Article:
If the panzerfuast lands within the yellow area, the blast will kill "Poor Dumb Bastard" if he is any class other than a medic. However, he can still be revived by a medic.

If the panzerfaust lands within the Damage Zone (green), "Poor Dumb Bastard" will take damage according to the numbers on top of the bar.

This analysis assumes that "Poor Dumb Bastard" starts with 100 health.

Artillery vs. Airstrikes

Artillery. Obviously better at hitting longer range targets than airstrikes. Can be employed in 2 ways.
  1. Destroy fixed defenses. This is pretty much a no-brainer. This is how I typically see artillery employed, to fire on groups of defenders who may be fixed in place because they're defending an objective like the comm tower.
  2. Deny access or passage. Maybe it's just me, but I don't see this application used much. Since artillery gives visibible signals that it's coming in, and lasts for a period of time (4 rounds) people avoid the blast area. You can use this to prevent movement through certain areas or channel enemy movement areas into more advantageous engagement areas. (e.g., bottle up in spawn site, deny reinforcing movement). For example, an arty strike at the foot of the ladder leading to the comm tower, can choke off the flow of reinforcements from the allied spawn site to the defenders around the comm tower.
Air Strikes. Short range but clears a large area quickly. Significant danger close issues. Leaves a nice cloud of covering smoke.


  1. Air strikes are best utilized to clear an area that friendly forces have just vacated thereby giving some cover and breathing room, or to clear an area that friendly forces will move into to clear enemies and provide cover. This has to be pretty carefully synchronized and people have to be careful not to run into the smoke until after the airstrike.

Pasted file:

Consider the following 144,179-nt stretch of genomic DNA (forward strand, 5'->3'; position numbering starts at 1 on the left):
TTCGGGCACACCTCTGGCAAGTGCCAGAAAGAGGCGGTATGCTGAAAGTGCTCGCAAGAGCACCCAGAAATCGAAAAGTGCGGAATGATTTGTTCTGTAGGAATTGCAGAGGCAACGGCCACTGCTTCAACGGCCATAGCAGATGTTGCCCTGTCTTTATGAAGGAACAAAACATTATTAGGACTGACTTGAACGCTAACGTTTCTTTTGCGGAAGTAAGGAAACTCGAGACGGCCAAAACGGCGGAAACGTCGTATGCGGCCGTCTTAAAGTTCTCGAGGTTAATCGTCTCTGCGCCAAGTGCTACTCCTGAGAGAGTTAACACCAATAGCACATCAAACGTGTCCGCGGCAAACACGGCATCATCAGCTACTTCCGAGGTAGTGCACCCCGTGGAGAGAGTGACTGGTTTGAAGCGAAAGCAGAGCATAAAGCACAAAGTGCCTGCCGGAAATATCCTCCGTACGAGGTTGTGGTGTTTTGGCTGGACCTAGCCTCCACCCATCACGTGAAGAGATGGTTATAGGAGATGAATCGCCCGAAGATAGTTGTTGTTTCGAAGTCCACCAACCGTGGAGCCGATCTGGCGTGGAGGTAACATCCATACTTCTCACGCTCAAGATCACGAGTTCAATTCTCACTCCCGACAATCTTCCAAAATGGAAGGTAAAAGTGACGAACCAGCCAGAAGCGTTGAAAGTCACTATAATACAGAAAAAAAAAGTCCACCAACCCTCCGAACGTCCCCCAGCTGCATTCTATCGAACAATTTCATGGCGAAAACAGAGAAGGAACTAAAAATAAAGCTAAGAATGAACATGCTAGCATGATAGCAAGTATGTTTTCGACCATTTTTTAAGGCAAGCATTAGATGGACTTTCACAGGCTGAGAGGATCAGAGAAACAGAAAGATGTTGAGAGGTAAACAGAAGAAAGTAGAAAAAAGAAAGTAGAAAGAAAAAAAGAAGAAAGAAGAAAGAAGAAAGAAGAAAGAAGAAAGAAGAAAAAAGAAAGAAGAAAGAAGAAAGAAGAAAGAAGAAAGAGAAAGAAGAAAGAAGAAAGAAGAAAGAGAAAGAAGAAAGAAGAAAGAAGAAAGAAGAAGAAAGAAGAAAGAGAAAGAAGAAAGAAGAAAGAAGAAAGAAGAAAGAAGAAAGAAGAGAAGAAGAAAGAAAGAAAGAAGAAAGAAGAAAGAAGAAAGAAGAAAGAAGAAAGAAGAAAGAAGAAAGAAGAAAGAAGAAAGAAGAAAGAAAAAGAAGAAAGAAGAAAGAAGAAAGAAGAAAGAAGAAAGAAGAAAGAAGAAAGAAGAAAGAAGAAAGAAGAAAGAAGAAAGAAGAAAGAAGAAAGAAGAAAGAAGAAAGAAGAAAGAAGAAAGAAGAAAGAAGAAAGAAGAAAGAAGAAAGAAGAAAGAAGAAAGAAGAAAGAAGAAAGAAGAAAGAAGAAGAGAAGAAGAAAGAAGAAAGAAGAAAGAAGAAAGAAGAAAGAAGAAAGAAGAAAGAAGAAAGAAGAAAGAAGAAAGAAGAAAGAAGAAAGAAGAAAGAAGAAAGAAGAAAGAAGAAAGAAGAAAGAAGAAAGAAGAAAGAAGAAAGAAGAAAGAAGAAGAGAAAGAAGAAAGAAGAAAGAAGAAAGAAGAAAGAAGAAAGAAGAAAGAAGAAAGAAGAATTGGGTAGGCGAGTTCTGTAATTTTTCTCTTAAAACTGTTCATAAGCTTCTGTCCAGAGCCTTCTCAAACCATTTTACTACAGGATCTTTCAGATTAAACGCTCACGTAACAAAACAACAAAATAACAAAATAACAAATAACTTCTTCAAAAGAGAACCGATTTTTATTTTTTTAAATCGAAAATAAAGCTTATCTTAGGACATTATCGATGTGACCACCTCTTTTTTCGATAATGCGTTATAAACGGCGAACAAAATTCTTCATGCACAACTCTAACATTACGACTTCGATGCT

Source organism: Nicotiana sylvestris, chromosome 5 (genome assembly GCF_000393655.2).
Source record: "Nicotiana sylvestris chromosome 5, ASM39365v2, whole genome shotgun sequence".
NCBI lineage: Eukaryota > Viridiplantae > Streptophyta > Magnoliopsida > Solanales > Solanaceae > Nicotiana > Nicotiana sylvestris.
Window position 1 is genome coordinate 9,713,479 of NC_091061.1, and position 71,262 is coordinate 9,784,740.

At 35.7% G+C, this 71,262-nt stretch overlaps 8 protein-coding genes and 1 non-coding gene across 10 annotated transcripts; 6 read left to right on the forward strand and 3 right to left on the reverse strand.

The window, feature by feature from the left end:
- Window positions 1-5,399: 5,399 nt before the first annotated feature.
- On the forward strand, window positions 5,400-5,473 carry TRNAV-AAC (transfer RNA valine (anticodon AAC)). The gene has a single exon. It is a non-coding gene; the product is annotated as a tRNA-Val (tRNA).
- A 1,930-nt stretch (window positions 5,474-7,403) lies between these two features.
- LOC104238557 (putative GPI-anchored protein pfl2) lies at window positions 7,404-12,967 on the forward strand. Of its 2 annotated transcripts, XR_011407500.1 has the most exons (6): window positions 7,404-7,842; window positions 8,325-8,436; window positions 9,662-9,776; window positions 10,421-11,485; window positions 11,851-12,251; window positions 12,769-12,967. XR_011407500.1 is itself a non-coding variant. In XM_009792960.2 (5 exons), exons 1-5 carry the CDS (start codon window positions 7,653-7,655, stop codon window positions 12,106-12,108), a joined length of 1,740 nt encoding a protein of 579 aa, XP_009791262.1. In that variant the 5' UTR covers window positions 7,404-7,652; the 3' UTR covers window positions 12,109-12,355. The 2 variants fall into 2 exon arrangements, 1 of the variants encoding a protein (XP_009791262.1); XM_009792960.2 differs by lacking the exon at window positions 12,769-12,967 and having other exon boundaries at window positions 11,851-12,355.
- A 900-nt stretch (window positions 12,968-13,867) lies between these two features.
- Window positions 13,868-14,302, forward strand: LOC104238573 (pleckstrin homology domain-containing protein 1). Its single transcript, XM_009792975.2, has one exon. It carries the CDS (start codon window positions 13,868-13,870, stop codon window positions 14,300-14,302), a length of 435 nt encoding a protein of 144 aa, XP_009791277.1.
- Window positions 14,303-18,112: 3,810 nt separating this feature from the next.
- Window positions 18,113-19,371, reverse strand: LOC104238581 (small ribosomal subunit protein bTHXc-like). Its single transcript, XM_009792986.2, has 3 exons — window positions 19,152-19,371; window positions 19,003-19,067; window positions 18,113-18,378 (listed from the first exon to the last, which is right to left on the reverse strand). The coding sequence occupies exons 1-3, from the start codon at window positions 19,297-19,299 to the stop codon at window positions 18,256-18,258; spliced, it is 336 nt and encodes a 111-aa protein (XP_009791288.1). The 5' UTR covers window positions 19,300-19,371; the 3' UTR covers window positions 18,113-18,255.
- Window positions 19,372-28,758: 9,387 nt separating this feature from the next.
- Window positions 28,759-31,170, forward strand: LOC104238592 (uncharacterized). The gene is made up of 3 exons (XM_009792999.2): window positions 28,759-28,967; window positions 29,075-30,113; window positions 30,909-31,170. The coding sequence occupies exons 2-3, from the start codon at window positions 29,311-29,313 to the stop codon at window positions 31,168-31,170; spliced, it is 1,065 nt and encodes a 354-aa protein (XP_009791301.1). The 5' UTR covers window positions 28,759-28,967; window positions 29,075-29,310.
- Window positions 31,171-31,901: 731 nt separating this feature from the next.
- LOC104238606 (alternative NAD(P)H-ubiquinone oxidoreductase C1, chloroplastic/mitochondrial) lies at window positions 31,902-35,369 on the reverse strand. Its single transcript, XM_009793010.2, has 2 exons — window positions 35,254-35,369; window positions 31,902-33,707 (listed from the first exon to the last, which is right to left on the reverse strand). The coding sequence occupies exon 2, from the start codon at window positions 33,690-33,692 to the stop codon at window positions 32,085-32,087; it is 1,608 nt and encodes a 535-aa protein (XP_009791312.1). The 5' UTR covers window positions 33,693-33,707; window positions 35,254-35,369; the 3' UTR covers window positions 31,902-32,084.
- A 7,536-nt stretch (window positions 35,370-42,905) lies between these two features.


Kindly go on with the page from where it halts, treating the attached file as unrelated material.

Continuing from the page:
2. However, when used in the assault, an airstrike marker will typically make all the enemies run away and then, if all the attacking forces begin a sprint move immediately after the last blast, the resulting cloud of smoke provides good concealment (not cover) to move onto an objective. This not only helps you move across open kill zones, but if you move fast enough, you can move into far side cover, out of sight of the enemy and cause them to lose track of you - disrupting their defense.

Directing Airstrikes

I conducted an experiment on Assault where I threw airstrike cannisters from the same spot (center light just under the aircraft's wing) 5 times and then ran to a different spot on the map (# 1-5). In #6-7. I threw the smoke twice from the same spot (#6) but on #7 ran backwards after tossing the smoke cannister.

Did you know that you can control where your airstrikes will impact after you toss the airstrike cannister (aka smoke grenade)? Typically, if you throw the airstrike cannister and stand still, the airstrike will impact a rectangular area centered on the smoke grenade and running nearly perpendicular to you (doesn't seem to always be perfectly perpendicular). However, you can adjust the impact area in two ways.